Working as legal counsel for a private company, she regularly juggles several projects at once. Sudden changes in her priorities aren’t a surprise – they’re expected.
Now with a baby at home, the new mom has added a new set of priorities to her weekly list.
Downing sat down with us to share her experience with becoming a working mom, plus the scheduling hacks she uses to keep her work and family on track.
1. Expect A New Type of Deadline
Committing to giving a presentation next week or completing a major project by the end of the quarter – ya, no problem. Committing to your baby’s 8 p.m. bedtime is your new major deadline.
“Now that I have her I know that we have to be keep her bedtime routine the same,” Downing said. “She has to have her bath by 7:15 and be in bed by 8.”
Having a child will instantly add a long list of tasks to your weekly schedule, pushing other priorities to the weekend.
“It changes what the weekly things look like, making the emphasis on family dinners and stuff on the weekends that much more important.”
2. Expect More Changes
Got used to your new schedule? Great! It’s changing again.
As your kid grows up, his or her schedule and commitments will change wildly. You’ll go from planning daily naps and feedings to figuring out when you’re going to finish that science fair project.
“Right now she’s a baby and she has no homework,” Downing said. “But I know the time will come when she’s got homework and who knows – I’ll have to make a crazy diorama out of who knows what.”
Downing expects some things to get easier as her daughter gets older, but explains that once simple daily tasks could become a little more complicated.
“Yes it will be nice that she can dress herself, but whether or not she dresses herself in a tulle skirt and rain boots – that might not be appropriate for what she’s doing that day!”
3. ‘Winging It’ Can Be Tough
The days of casually deciding how to spend your Saturday are over. Being a working parent requires a pretty good game plan so you’re not suddenly stuck with a hungry baby and an empty fridge.
“Going to the grocery store with a baby is 5 times harder because you don’t know if they’re going to lose it in the middle of the store,” Downing said.
She suggests adding a divide-and-conquer strategy to the overall plan by scheduling errands when your spouse or family member can watch the baby.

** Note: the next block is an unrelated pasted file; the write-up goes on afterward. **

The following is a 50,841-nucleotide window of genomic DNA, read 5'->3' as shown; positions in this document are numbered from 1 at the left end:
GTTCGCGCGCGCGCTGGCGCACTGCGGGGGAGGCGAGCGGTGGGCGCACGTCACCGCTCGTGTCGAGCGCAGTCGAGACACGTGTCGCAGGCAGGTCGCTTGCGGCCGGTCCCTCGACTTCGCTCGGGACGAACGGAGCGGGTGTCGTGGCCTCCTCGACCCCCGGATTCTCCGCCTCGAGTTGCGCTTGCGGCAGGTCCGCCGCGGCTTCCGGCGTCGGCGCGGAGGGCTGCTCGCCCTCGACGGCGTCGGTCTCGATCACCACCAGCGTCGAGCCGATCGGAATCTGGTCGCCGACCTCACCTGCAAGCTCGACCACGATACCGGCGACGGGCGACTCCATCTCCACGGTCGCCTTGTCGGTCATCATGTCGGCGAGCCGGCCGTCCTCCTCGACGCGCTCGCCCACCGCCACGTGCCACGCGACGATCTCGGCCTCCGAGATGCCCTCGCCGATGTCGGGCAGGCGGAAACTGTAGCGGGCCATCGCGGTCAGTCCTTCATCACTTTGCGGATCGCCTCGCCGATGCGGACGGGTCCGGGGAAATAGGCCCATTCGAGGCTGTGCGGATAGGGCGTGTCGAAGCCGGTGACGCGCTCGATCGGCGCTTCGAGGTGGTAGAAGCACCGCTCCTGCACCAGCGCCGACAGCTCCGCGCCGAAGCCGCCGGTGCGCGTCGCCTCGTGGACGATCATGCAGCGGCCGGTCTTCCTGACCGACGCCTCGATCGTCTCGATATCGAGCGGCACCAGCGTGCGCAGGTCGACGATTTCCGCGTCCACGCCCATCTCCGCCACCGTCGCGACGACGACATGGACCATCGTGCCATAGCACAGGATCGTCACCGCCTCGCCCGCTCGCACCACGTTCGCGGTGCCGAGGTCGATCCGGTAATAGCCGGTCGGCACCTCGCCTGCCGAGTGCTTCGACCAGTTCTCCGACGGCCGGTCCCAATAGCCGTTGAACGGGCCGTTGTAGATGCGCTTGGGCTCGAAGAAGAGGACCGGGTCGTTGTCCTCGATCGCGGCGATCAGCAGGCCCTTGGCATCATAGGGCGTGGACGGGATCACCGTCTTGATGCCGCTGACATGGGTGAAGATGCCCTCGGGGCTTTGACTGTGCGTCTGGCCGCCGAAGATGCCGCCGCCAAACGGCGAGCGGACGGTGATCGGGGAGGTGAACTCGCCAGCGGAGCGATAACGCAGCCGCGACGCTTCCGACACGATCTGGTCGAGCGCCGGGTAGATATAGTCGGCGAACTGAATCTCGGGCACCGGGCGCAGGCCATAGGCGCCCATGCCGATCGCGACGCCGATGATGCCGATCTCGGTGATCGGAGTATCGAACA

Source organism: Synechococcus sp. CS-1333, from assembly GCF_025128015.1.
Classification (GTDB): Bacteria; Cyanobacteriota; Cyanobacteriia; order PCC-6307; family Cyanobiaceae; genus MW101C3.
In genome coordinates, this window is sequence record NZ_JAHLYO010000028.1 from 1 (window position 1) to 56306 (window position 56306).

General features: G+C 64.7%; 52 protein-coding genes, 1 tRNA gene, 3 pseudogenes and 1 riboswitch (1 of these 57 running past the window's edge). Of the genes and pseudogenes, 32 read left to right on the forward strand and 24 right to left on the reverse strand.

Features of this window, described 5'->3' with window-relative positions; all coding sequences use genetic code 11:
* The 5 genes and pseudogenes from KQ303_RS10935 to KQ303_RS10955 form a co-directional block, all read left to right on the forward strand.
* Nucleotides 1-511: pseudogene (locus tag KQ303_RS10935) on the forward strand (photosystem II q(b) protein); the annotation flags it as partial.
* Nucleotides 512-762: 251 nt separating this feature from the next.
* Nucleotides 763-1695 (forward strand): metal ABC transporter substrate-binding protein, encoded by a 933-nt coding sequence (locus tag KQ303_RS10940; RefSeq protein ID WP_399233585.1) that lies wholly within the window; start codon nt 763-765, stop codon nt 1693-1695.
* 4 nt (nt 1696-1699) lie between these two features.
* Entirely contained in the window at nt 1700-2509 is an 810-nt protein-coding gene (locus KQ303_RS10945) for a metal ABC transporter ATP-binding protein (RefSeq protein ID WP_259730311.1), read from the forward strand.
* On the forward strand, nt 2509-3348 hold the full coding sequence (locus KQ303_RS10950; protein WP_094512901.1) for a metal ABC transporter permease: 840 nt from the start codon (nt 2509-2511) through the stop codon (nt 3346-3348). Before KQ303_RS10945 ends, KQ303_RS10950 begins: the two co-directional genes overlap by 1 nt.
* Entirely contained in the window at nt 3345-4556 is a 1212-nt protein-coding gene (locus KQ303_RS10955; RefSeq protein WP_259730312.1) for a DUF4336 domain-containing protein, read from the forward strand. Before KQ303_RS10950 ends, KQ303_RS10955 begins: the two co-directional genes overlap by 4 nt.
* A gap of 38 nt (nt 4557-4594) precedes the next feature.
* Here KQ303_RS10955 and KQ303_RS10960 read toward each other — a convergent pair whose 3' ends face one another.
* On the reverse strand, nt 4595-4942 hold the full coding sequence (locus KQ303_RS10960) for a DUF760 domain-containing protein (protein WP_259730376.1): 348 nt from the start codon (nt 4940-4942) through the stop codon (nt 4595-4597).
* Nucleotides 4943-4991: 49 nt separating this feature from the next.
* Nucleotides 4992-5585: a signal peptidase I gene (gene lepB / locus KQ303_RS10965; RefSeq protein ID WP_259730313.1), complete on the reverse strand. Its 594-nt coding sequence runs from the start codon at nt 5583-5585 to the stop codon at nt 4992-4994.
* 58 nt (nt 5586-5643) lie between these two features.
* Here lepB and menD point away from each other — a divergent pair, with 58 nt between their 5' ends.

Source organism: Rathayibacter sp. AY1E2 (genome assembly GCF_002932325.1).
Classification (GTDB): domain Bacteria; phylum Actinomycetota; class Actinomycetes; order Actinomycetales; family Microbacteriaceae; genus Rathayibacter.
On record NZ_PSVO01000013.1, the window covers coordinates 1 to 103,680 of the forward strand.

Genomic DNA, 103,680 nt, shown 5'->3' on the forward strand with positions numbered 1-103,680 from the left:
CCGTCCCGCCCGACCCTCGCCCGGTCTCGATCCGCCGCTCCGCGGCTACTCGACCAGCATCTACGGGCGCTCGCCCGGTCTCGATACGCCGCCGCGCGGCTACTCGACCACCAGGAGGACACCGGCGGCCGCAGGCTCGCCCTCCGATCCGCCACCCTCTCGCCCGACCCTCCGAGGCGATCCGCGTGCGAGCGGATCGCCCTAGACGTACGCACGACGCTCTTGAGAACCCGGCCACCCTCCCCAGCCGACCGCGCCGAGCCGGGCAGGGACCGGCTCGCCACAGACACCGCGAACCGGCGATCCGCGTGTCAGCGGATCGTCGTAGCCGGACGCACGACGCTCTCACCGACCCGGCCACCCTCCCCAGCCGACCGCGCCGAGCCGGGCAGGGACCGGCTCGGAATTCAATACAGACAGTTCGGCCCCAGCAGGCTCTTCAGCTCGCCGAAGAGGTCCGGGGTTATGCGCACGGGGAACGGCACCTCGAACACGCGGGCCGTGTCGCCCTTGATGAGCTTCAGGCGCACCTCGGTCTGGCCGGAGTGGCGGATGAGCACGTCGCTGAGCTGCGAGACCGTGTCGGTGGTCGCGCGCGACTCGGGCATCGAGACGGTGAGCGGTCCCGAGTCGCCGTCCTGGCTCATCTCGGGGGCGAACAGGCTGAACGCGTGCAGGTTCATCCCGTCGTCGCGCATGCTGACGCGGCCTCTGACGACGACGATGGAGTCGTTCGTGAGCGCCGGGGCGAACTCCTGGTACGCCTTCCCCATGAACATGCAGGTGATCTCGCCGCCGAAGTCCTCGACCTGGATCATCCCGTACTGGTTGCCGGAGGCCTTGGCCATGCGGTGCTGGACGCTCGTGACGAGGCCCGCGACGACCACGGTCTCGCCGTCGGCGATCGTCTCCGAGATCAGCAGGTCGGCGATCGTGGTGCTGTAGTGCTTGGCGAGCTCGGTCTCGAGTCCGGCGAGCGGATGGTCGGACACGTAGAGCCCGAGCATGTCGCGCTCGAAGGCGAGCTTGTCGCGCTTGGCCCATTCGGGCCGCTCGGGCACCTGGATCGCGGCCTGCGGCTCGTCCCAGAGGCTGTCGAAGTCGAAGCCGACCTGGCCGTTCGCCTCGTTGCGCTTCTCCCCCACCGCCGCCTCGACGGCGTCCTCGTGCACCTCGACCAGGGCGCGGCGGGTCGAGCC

4. Working Late Is Not An Option
Procrastinating during the day because you know you can bust your ass all evening to make a deadline is no longer an option.
“It’s not like he can just be at work all the time anymore,” Downing says about her husband. “He has to have time with her.”
Parents must take advantage of the time they have to work because ‘later’ is all about family.
“He has to be more efficient during the day, so rather than having that extra 15 minute conversation with a coworker he’s more focused on getting work done so that he can get home and spent time with her.”
5. Create Multi-leveled To-Do Lists
At work Downing manages several projects at once. To keep track of it all, she creates multi-leveled to-do lists.
“I use an overall to-do list that I keep running, then I break those down into individual tasks,” Downing said.
This strategy not only keeps her organized, but also helps eliminate questions about priority.
“Whenever I’m looking at a project, I don’t have to think about what the next step is,” Downing explains. “I’ve already written down what I need to do next, so then I don’t spend as much time transitioning between projects.”
On Friday afternoons she spends 45 minutes to an hour creating her to-do lists for the following Monday.
6. Host Sunday Night Overviews
For her family, Downing aims to have a good game plan down by the beginning of each week.
“If it’s dinner out with friends, or a family dinner, or even just a date night I try to have all of that set on Sunday so we can review it as a family before the week starts.”
She spends 1-2 hours each week prepping her family game plan and going over it as a family on Sunday evenings.
7. A Schedule That Means Something
As an employee you’re bound to take on tasks that you think are pointless or were assigned as busy work. The tasks you have to do for your child, however, are non-negotiable
“I’ve always felt a sense of responsibility for the people that I work for and the people that I work with,” Downing explains. “But now I have to hold myself much more accountable for things to be done at home because there’s someone else depending on me now.”
The feeling of purpose was something Downing didn’t fully expect, and it gave her a higher level of motivation to push through extra busy days.
“You’re not resentful of all of the extra work,” Downing said. “You find this more deep-seeded sense of responsibility for everything.”
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